Of all the support series on a Formula 1 weekend, it's typically the single seaters usually which get the most attention. However, the wheel-to-wheel dicing in the heavier, slower, and less sophisticated Porsche Supercups get the majority of my attention—and not simply because I'm a fan of the brand. Supercup features drivers from their teens to their forties, dense grids, an elevated level of racecraft, and obvious car control; making it one of the more exciting spectacles in current motorsport.
Structure and Racecraft
The races are also relatively short at around 12 laps on average. With the mechanical parity and minimal aerodynamic grip, lap times are very close and drivers can follow very closely behind their rivals. Therefore, the two-third of the race is often dedicated to finding a rhythm, avoiding silly incidents, and learning when to pick passes so as not to lose too much time squabbling; there's usually another driver behind to capitalize on a rival's error.
Towards the end of the race, the adrenaline ramps up slightly. In this last-laps dice between Dylan Pereira and Ayhancan Güven at Spa-Francorchamps, we see just how fraught it gets.
There's real skill on display for everyone to appreciate as these cars hop and slide over the curbs, and without ABS or supernatural braking ability, these cars do occasionally smoke a tire or two in the braking zones. A little gentle nudging is allowed during these frenetic final laps, and even some squeezing seems kosher (3:19).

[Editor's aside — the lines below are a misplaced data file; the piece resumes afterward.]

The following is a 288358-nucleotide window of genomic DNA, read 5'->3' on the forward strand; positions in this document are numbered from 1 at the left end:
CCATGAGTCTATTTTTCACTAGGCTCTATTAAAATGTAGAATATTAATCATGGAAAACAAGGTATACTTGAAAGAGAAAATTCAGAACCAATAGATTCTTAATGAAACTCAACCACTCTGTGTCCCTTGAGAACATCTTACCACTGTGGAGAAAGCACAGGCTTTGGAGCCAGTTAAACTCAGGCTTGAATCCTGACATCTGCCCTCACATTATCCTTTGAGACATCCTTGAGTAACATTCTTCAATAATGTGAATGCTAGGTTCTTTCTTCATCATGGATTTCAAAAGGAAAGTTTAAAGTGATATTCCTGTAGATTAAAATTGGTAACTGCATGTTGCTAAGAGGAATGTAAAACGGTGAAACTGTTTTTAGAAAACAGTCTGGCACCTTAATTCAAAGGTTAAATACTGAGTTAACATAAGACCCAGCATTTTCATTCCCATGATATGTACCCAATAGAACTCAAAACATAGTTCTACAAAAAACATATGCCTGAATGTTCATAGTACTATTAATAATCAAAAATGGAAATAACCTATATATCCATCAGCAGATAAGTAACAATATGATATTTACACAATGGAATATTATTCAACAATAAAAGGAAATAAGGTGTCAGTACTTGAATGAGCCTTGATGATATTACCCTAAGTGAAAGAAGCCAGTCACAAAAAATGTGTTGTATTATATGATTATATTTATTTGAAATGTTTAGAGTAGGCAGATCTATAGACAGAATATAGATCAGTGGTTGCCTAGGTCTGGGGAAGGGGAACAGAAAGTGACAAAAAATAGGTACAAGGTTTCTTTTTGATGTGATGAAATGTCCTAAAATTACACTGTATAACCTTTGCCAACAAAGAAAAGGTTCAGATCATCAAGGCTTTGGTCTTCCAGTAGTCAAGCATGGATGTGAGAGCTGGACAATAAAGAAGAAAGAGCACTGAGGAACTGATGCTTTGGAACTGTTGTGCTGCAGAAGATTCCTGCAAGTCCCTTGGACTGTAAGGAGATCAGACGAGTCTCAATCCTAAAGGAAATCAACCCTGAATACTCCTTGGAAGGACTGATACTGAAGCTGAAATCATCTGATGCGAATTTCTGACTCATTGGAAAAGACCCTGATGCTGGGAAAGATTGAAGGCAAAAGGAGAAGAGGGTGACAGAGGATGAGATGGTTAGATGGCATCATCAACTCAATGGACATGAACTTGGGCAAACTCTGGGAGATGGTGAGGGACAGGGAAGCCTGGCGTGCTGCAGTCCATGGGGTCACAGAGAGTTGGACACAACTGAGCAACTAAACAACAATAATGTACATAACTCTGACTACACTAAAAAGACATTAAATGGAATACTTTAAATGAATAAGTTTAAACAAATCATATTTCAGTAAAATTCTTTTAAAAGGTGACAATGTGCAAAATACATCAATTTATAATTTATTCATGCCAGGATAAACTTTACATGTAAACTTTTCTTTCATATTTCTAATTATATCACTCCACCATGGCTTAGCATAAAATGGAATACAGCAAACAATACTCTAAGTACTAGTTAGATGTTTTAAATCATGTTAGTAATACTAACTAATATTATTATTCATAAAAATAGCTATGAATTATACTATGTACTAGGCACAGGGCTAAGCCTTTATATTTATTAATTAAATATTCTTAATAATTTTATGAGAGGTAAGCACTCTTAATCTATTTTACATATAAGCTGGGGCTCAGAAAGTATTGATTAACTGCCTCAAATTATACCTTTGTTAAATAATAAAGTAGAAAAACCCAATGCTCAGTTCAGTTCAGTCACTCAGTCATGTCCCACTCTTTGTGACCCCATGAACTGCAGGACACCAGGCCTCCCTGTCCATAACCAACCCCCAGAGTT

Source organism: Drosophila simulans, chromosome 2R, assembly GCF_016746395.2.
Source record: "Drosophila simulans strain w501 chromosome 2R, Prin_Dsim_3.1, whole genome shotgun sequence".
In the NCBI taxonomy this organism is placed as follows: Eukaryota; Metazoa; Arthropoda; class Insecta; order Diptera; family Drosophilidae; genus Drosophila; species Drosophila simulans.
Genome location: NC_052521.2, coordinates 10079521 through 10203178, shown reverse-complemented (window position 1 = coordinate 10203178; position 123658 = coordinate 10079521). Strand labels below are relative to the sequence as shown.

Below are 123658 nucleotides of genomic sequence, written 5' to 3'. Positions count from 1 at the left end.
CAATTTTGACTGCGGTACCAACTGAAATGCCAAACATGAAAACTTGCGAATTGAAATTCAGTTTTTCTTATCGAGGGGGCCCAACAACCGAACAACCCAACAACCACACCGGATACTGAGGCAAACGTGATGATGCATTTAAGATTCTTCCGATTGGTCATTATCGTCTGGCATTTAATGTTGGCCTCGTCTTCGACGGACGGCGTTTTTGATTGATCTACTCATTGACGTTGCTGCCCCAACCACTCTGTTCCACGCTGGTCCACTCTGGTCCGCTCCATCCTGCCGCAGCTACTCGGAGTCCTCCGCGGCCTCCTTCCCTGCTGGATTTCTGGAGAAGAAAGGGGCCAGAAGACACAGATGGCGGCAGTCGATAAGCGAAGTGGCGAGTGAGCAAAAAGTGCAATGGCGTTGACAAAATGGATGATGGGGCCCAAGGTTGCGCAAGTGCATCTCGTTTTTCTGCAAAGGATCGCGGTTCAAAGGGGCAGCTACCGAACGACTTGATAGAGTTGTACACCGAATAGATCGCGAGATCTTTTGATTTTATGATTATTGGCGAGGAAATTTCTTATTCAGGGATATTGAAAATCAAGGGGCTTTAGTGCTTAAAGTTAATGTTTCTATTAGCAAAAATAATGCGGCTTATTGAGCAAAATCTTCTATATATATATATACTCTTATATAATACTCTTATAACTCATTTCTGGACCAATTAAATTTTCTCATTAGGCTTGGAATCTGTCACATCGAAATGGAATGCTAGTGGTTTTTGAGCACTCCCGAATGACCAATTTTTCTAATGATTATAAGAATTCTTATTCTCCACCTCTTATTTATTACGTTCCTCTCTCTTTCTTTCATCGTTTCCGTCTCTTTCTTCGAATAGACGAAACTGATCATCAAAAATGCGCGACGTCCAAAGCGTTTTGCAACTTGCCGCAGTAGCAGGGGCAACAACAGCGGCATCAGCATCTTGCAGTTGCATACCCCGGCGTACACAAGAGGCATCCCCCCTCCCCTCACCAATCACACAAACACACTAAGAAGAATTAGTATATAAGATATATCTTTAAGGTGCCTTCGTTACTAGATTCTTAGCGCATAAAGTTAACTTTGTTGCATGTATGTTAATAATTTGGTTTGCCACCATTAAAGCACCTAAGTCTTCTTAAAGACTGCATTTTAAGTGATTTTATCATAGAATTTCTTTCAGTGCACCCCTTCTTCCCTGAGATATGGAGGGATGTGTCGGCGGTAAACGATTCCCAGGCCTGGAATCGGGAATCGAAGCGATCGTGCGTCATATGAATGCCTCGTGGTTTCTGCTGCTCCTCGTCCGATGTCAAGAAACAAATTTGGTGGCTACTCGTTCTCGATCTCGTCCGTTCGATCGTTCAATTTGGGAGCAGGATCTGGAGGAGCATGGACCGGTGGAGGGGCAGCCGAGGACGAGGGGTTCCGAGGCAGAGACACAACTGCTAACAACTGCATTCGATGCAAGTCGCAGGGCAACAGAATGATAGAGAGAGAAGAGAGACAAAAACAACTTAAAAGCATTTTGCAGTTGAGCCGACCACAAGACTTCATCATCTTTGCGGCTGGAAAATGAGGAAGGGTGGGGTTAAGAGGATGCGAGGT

The shape of the Supercup allows it to work well in close quarters with other Supercups, and the influence of drafting is minimal. For those reasons, the corners are really won with late braking attempts and big mid-corner squeezes. Here's another example of the great battles happen in this wonderful series:
Mechanical parity is another factory keeping the racing close. All these Supercups are much softer than an RSR, which means they do move around a lot—especially under power. The 4.0-liter engines produce 480 horsepower and 351 lb-ft of torque, and those figures are put to the pavement via Michelin Porsche N2 slicks or treaded wets measuring 27/65-R18 (F) and 31/71-R18 (R).
So the way the drivers have to manage the car is a little more apparent than with some single seaters. This onboard around Spa-Francorchamps showcases the bravery the drivers need as well as the patience and coordination. Anybody who goes through Eau Rouge sideways gets a gold star in my book.
Colorful Results and Personalities
The 2020 Supercup grid now features another Hollywood star with a knack for driving cars quickly. Michael Fassbender has shown considerable skill driving RSRs in endurance races, and Supercup's given him a chance to test his abilities in a sprint format. Unfortunately, his series debut in Barcelona went poorly.
One downside of dense grids is the greater potential for a massive wreck at the start. Fassbender, caught up in a carambolage with four others, did not get to enjoy the track much that weekend. Thankfully, he had to sit out the race in Barcelona and not rural Iowa.
Big crashes, a great collection of talent, and race-long battles throughout the field are what make this series so fascinating. The post-race recaps online aren't too informative, but the coverage is there every Formula 1 weekend, so catching a live race shouldn't be too hard.